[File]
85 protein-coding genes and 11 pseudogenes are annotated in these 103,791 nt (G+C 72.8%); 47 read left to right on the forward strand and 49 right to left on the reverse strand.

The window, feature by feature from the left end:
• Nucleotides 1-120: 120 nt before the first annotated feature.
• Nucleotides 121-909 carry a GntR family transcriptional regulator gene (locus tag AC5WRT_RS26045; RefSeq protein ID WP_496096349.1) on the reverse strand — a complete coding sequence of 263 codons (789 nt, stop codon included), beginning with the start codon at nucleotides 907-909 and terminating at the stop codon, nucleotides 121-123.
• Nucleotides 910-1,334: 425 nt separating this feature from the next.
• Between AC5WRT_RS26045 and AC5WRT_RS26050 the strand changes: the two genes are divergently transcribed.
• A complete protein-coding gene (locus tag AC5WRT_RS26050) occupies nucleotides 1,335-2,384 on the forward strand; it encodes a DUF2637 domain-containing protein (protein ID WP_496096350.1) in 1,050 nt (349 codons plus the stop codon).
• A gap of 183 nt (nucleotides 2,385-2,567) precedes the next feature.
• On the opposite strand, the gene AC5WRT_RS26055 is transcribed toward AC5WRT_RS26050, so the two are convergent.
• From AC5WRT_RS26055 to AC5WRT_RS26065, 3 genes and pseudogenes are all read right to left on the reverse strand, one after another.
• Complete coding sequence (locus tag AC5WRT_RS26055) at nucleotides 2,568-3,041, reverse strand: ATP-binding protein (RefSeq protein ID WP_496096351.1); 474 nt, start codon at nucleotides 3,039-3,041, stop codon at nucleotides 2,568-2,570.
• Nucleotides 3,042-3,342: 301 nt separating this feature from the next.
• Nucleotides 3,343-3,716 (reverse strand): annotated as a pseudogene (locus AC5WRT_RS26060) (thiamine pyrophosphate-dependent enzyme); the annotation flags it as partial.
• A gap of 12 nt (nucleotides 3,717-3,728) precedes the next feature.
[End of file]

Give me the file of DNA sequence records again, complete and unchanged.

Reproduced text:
85 protein-coding genes and 11 pseudogenes are annotated in these 103,791 nt (G+C 72.8%); 47 read left to right on the forward strand and 49 right to left on the reverse strand.

The window, feature by feature from the left end:
• Nucleotides 1-120: 120 nt before the first annotated feature.
• Nucleotides 121-909 carry a GntR family transcriptional regulator gene (locus tag AC5WRT_RS26045; RefSeq protein ID WP_496096349.1) on the reverse strand — a complete coding sequence of 263 codons (789 nt, stop codon included), beginning with the start codon at nucleotides 907-909 and terminating at the stop codon, nucleotides 121-123.
• Nucleotides 910-1,334: 425 nt separating this feature from the next.
• Between AC5WRT_RS26045 and AC5WRT_RS26050 the strand changes: the two genes are divergently transcribed.
• A complete protein-coding gene (locus tag AC5WRT_RS26050) occupies nucleotides 1,335-2,384 on the forward strand; it encodes a DUF2637 domain-containing protein (protein ID WP_496096350.1) in 1,050 nt (349 codons plus the stop codon).
• A gap of 183 nt (nucleotides 2,385-2,567) precedes the next feature.
• On the opposite strand, the gene AC5WRT_RS26055 is transcribed toward AC5WRT_RS26050, so the two are convergent.
• From AC5WRT_RS26055 to AC5WRT_RS26065, 3 genes and pseudogenes are all read right to left on the reverse strand, one after another.
• Complete coding sequence (locus tag AC5WRT_RS26055) at nucleotides 2,568-3,041, reverse strand: ATP-binding protein (RefSeq protein ID WP_496096351.1); 474 nt, start codon at nucleotides 3,039-3,041, stop codon at nucleotides 2,568-2,570.
• Nucleotides 3,042-3,342: 301 nt separating this feature from the next.
• Nucleotides 3,343-3,716 (reverse strand): annotated as a pseudogene (locus AC5WRT_RS26060) (thiamine pyrophosphate-dependent enzyme); the annotation flags it as partial.
• A gap of 12 nt (nucleotides 3,717-3,728) precedes the next feature.